2012 Biennial National Education Forum

  • Chair – Tony Mackay (Deputy Chair ACARA, Director AITSL)
  • Hosted by Telstra. Telstra have released a White Paper on education with another due soon.

Michael Stevenson (VP Global Education, Cisco Systems). The Big Picture

Raised issue of skills shortage and the likely consequences given social mobility

South Korea – heavy investment in education inc elearning and Cyber Home learning through Kkulmat.

Brazil – 7% of GDP in education ($30 billion over 10 years) with an online PD model.

Global Education Leaders Program (sponsored by Cisco) seen as a flagship.

Case study – Broadmeadows 17 schools were lowest performing in Vic in 2004, IdeasLab helped turn that around ( ecological, safer, smarter) largely through technology deployment.

Valerie Hannon (Director, Innovation Unit – videoconference from Chicago) The emerging learning ecosystem

Had technical issues initially (Telstra staff must have found that embarrassing but it does highlight the practical limitations of the vision in their White Paper, as experienced by students and teachers across the world every day).

Equity and Excellence are not mutually exclusive – education can be about making excellence available to all. Importance of lifelong learning (25% of current kids will live to be 100)and the capacity to re-learn.

Deployment of technology has already happened via consumer activity  and education has largely missed it (perhaps by trying to deploy it themselves?)

Need fundamental changes in :

PARTNERSHIP         eg Big Picture , 2 days of 5 in internships
PLACE                         School as Base Camp or Mothership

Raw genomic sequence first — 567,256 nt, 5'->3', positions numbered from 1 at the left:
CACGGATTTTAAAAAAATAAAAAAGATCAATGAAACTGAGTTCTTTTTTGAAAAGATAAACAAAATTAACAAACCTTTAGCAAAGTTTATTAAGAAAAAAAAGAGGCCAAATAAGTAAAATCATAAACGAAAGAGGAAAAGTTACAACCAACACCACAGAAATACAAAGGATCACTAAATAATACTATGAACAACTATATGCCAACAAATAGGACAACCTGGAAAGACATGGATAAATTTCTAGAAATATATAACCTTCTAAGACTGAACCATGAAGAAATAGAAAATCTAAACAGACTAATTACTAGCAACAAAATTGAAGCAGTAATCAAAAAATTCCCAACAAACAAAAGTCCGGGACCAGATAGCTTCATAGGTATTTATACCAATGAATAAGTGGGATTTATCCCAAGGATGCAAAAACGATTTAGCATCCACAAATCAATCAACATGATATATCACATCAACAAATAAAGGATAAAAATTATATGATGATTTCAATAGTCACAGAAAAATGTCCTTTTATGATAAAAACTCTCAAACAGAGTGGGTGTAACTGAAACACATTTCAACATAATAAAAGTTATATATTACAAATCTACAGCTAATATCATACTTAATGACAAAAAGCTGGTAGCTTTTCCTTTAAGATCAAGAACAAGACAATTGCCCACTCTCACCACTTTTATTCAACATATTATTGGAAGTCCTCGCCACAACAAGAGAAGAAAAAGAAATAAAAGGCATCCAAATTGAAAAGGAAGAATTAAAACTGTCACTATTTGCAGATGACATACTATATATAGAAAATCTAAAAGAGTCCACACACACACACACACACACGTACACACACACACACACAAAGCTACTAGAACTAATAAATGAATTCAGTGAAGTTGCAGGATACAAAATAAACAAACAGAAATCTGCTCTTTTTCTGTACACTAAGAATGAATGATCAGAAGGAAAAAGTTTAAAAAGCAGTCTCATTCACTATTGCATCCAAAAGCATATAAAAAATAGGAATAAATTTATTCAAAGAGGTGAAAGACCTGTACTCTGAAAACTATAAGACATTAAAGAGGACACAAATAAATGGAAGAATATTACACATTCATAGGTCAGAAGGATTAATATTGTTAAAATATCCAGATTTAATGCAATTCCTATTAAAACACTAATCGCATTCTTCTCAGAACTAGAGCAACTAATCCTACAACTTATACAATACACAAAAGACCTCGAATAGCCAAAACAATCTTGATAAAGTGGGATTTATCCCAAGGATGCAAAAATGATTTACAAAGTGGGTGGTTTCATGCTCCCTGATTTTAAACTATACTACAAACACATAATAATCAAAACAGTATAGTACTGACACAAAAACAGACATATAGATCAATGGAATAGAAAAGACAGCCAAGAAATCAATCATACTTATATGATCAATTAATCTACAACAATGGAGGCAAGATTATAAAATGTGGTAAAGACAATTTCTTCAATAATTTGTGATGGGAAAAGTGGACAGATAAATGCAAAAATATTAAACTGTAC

Daniel Pink – motivation based on desire to make/create/improve, achieve sense of mastery purpose and autonomy.

S curve NESTA 2007/Valerie Hannon

S curve NESTA 2007/Valerie Hannon

It’s not about EITHER improving old approaches OR innovating with new approaches, it’s BOTH

Presentations/ques from jurisdictions:

NSW – how to innovate without putting students at risk – Disciplined Innovation Zones (preferably spread across schools)

Vic – How do we take local innovation and translate into system level decisions?

(learning networks between schools, R&D centres, not every school should innovate, dispersed geographically and linked virtually).

Julie Grantham (Qld) Curriculum and Assessment

Equity and excellence depend on each other.

Curriculum To Classroom (C2C) model in Qld has consistent planning approach, and common standards support consistent assessment and reporting.

Ben Levin – school changes seem to be from broader social change.

Michael Fullan – no educational system has ever sucesssfully led by accountability.

John Hattie – minimal differences between schools compared to differences within.


  • ESSA Online – science education with reasonably clever uses of performance data.
  • Self-paced senior maths- AdrianFrancisCC on youtube
  • Patrick Griffin – C21st Skills

Keith Bartley Teacher Quality and Leadership

TeachFirst (UK) suggests academic performance is not the best selector of teachers.